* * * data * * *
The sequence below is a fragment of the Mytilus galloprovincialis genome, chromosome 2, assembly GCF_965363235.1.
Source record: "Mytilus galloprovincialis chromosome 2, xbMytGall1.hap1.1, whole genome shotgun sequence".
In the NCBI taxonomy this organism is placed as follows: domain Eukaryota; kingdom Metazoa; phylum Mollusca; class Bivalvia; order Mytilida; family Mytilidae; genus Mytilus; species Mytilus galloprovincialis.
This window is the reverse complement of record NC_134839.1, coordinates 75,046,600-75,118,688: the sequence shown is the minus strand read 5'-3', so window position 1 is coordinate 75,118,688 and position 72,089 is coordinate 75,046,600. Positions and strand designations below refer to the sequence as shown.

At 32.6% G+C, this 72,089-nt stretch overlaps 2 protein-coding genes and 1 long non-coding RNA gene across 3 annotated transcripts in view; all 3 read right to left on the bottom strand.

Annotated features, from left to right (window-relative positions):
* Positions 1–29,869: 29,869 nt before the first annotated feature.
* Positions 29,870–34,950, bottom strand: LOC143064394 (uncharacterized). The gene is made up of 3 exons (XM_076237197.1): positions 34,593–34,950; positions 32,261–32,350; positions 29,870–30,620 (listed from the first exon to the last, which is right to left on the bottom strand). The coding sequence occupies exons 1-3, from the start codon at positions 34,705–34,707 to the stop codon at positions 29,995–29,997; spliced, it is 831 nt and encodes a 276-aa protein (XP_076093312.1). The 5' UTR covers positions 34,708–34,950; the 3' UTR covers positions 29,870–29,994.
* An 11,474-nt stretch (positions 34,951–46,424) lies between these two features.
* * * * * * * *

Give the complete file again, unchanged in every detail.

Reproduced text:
The sequence below is a fragment of the Mytilus galloprovincialis genome, chromosome 2, assembly GCF_965363235.1.
Source record: "Mytilus galloprovincialis chromosome 2, xbMytGall1.hap1.1, whole genome shotgun sequence".
In the NCBI taxonomy this organism is placed as follows: domain Eukaryota; kingdom Metazoa; phylum Mollusca; class Bivalvia; order Mytilida; family Mytilidae; genus Mytilus; species Mytilus galloprovincialis.
This window is the reverse complement of record NC_134839.1, coordinates 75,046,600-75,118,688: the sequence shown is the minus strand read 5'-3', so window position 1 is coordinate 75,118,688 and position 72,089 is coordinate 75,046,600. Positions and strand designations below refer to the sequence as shown.

At 32.6% G+C, this 72,089-nt stretch overlaps 2 protein-coding genes and 1 long non-coding RNA gene across 3 annotated transcripts in view; all 3 read right to left on the bottom strand.

Annotated features, from left to right (window-relative positions):
* Positions 1–29,869: 29,869 nt before the first annotated feature.
* Positions 29,870–34,950, bottom strand: LOC143064394 (uncharacterized). The gene is made up of 3 exons (XM_076237197.1): positions 34,593–34,950; positions 32,261–32,350; positions 29,870–30,620 (listed from the first exon to the last, which is right to left on the bottom strand). The coding sequence occupies exons 1-3, from the start codon at positions 34,705–34,707 to the stop codon at positions 29,995–29,997; spliced, it is 831 nt and encodes a 276-aa protein (XP_076093312.1). The 5' UTR covers positions 34,708–34,950; the 3' UTR covers positions 29,870–29,994.
* An 11,474-nt stretch (positions 34,951–46,424) lies between these two features.